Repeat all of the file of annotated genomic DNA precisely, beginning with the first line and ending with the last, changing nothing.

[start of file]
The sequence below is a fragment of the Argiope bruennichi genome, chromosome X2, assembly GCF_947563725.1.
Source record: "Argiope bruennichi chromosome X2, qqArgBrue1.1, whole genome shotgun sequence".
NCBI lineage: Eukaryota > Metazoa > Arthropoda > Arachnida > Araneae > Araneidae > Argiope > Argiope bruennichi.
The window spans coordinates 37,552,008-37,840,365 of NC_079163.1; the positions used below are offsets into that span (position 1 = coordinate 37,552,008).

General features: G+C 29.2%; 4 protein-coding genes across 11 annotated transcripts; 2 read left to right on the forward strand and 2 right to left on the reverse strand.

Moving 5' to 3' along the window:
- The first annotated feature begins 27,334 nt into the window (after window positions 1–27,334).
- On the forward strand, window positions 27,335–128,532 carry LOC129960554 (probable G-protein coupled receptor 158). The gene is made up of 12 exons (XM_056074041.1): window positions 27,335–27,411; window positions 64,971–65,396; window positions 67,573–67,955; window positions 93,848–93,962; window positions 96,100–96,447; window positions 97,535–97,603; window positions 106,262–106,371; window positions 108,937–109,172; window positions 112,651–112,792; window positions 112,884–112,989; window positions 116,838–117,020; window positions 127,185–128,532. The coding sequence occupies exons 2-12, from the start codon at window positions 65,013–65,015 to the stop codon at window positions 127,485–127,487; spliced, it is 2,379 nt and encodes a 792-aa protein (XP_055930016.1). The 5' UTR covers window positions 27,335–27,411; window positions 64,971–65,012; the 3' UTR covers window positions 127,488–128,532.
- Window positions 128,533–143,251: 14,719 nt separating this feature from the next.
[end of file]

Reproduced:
The sequence below is a fragment of the Argiope bruennichi genome, chromosome X2, assembly GCF_947563725.1.
Source record: "Argiope bruennichi chromosome X2, qqArgBrue1.1, whole genome shotgun sequence".
NCBI lineage: Eukaryota > Metazoa > Arthropoda > Arachnida > Araneae > Araneidae > Argiope > Argiope bruennichi.
The window spans coordinates 37,552,008-37,840,365 of NC_079163.1; the positions used below are offsets into that span (position 1 = coordinate 37,552,008).

General features: G+C 29.2%; 4 protein-coding genes across 11 annotated transcripts; 2 read left to right on the forward strand and 2 right to left on the reverse strand.

Moving 5' to 3' along the window:
- The first annotated feature begins 27,334 nt into the window (after window positions 1–27,334).
- On the forward strand, window positions 27,335–128,532 carry LOC129960554 (probable G-protein coupled receptor 158). The gene is made up of 12 exons (XM_056074041.1): window positions 27,335–27,411; window positions 64,971–65,396; window positions 67,573–67,955; window positions 93,848–93,962; window positions 96,100–96,447; window positions 97,535–97,603; window positions 106,262–106,371; window positions 108,937–109,172; window positions 112,651–112,792; window positions 112,884–112,989; window positions 116,838–117,020; window positions 127,185–128,532. The coding sequence occupies exons 2-12, from the start codon at window positions 65,013–65,015 to the stop codon at window positions 127,485–127,487; spliced, it is 2,379 nt and encodes a 792-aa protein (XP_055930016.1). The 5' UTR covers window positions 27,335–27,411; window positions 64,971–65,012; the 3' UTR covers window positions 127,488–128,532.
- Window positions 128,533–143,251: 14,719 nt separating this feature from the next.